What We're Reading - We Raise Foundation


At We Raise Foundation, our name speaks to an emphasis on raising consciousness of issues, community leadership, and the capital required to create communities free from poverty, violence, and inequality. We seek to be part of the solution by educating ourselves about these issues within our own communities and connecting with thought leaders who bring about change. Our board of directors and staff continue to read a variety of articles and books and we invite you to learn more about the issues with us.
Have a resource you think we should check out? Email it to us!

The We Raise Book Club regularly hosts giveaways of books relevant to our mission and issues impacting our communities. Giveaway is free to enter.

Issue Articles

“Evangelicals Support Prison Reform in Theory, But Less in Practice,” by Megan Fowler. Christianity Today. Posted on January 15, 2020.

“Bryan Stevenson Wants to Liberate People from the Lie That Their Life Doesn’t Matter,” by Dominique DuBois Gilliard. Christianity Today. Posted on January 10, 2020.

“Scrubbing The Past To Give Those With A Criminal Record A Second Chance,” by Eric Westervelt and Barbara Brosher. NPR. Posted on February 19, 2019.

“America’s Massive Misdemeanor System Deepens Inequality.” Equal Justice Initiative. Posted on January 9, 2019.

“Charity in the Age of Trump: How to Minimize Taxes and Maximize Impact,” by Ashlea Ebeling. Forbes. Posted on April 10, 2018.

“Gates Focuses on Schools While Examining US Poverty Issues,” by The Associated Press. Washington’s Top News. Posted on February 13, 2018.

“Philanthropy — The Forgotten Investment Asset,” by Kris Putnam-Walkerly. Forbes. Posted on February 7, 2018.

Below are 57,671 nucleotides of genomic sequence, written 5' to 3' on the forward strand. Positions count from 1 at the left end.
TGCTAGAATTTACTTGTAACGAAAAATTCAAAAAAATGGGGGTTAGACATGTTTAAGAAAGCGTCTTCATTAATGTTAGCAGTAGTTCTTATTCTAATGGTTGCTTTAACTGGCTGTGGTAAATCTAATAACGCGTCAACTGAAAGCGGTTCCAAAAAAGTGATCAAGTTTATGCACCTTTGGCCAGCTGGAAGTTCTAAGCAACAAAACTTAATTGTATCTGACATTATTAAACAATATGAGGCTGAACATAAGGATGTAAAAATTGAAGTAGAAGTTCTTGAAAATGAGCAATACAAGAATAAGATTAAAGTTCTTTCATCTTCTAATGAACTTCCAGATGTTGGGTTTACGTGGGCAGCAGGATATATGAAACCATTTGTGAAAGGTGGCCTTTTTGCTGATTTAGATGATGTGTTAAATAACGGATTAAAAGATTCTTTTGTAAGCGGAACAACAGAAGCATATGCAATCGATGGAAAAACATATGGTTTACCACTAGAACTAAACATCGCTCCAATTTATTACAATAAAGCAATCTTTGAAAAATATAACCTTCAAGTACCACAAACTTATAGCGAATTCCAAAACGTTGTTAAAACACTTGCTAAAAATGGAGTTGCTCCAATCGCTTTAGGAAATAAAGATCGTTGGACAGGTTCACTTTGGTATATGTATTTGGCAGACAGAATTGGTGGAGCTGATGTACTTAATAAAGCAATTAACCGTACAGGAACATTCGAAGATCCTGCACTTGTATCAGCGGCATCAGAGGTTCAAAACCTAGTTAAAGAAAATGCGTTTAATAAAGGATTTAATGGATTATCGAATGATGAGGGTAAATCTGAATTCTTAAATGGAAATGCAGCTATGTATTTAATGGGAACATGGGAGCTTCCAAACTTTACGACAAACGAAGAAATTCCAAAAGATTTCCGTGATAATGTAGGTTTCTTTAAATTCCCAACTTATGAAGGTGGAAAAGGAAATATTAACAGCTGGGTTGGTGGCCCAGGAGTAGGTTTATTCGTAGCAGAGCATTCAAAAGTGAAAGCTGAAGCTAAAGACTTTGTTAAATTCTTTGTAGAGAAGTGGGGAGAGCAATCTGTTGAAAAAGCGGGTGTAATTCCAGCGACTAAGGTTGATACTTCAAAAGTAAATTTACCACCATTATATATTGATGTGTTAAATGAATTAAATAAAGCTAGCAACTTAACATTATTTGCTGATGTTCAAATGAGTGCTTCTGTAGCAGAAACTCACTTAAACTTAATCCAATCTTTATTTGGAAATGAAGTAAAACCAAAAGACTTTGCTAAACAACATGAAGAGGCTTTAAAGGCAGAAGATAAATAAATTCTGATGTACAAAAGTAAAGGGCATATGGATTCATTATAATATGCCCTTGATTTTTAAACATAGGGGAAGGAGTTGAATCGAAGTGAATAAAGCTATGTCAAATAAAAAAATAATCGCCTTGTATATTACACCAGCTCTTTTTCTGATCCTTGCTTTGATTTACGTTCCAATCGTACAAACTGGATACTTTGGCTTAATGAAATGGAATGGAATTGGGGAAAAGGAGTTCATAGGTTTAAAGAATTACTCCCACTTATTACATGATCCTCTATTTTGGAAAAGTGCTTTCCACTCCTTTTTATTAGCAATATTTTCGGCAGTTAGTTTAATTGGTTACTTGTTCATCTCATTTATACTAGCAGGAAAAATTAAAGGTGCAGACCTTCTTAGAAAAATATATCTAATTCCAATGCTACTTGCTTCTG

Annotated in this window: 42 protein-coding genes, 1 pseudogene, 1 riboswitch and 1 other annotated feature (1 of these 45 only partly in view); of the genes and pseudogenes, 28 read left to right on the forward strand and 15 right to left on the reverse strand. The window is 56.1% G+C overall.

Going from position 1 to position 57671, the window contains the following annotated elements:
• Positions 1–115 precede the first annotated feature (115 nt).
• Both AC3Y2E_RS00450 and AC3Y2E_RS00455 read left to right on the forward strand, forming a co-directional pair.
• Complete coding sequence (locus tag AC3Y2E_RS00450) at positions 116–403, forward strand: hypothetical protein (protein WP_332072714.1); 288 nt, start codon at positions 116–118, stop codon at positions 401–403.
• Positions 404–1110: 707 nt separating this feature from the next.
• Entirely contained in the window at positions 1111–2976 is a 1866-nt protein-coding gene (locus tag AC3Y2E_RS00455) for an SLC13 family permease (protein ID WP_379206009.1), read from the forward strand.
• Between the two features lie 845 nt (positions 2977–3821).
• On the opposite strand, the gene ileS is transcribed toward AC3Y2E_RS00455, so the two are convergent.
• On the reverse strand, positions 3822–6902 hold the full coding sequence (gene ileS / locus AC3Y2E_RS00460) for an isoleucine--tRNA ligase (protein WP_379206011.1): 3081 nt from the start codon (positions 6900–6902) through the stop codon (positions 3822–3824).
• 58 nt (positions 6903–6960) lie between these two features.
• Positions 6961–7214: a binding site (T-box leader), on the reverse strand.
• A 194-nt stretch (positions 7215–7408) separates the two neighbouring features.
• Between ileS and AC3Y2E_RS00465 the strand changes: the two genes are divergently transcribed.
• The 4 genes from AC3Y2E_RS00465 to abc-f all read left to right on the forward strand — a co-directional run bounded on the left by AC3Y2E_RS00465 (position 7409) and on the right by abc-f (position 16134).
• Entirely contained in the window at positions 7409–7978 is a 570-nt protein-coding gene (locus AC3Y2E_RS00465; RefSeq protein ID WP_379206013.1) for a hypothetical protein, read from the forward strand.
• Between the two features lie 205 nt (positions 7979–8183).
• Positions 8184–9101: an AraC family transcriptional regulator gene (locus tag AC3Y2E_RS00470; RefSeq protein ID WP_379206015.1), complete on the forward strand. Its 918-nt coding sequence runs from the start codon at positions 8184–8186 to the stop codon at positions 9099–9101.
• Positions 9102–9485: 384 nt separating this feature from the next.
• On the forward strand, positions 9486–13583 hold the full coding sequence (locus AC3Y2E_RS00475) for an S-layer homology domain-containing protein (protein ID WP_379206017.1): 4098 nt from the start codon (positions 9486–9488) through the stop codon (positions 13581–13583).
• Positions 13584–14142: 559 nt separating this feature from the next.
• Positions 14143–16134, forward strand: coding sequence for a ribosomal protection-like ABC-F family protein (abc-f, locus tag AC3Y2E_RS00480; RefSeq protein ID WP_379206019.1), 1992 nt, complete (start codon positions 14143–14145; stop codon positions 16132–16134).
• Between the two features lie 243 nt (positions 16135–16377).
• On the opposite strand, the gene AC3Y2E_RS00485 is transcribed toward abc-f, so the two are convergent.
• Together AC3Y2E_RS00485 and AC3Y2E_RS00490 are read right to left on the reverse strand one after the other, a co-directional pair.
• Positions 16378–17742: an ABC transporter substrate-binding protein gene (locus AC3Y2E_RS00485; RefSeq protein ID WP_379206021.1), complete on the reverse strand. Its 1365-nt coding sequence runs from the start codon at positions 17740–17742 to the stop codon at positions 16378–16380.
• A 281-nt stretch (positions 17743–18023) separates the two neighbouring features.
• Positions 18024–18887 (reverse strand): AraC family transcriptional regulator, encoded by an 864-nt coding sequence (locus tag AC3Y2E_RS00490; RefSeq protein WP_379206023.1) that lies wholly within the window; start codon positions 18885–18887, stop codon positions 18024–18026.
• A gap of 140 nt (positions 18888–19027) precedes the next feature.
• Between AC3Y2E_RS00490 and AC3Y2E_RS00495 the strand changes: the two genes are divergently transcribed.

“The U.S. Can No Longer Hide From Its Deep Poverty Problem,” by Angus Deaton. The New York Times. Posted on January 24, 2018.

“From generation to generation: The challenge facing Milwaukee and similar high-poverty cities goes beyond education, crime and jobs,” by John Schmid. Milwaukee Journal Sentinel. Posted on March 23, 2017.


Be the Bridge: Pursuing God’s Heart for Racial Reconciliation by Latasha Morrison

Church Forsaken: Practicing Presence in Neglected Neighborhoods by Jonathan Brooks

Decarcerating America: From Mass Punishment to Public Health by Ernest Drucker

The Forgotten Luther  by Carter Lindberg and Paul Wee

A Framework for Understanding Poverty: A Cognitive Approach by Ruby K. Payne, Ph.D.

Just Mercy by Bryan Stevenson

Ministries of Mercy by Rev. Timothy Keller

The New Jim Crow: Mass Incarceration in the Age of Colorblindness by Michelle Alexander

Nickel and Dimed: On (Not) Getting By in America by Barbara Ehrenreich

The Power of Proximity: Moving Beyond Awareness to Action by Michelle Ferrigno Warren. Click here for the accompanying study guide.

Rethinking Incarceration by Dominique DuBois Gilliard

$2 a Day: Living on Almost Nothing in America by Kathryn Edin and H. Luke Shaefer

NOTE: This page includes affiliate links to the online book retailer Bookshop! When you purchase a book through our Bookshop links, We Raise receives a portion of the cost. Plus, by purchasing through Bookshop, you’re also supporting local bookstores! Thanks in advance!


“On The Knife’s Edge: Using Therapy To Address Violence Among Teens,” Hidden Brain Podcast hosted by Shankar Vedantam. NPR. Posted on January 6, 2020.


13th – a Netflix Original documentary. This film looks at the progression from slavery to reconstruction to Jim Crow to segregation to the war on drugs and mass incarceration of people of color and the prison-industrial complex

Milwaukee 53206 – This film chronicles the lives of those living in the ZIP code that incarcerates the highest percentage of black men in America, up to 62%. The film examines Milwaukee’s ZIP code 53206 to illuminate the story of people from across the United States who live with the daily affects of mass incarceration.

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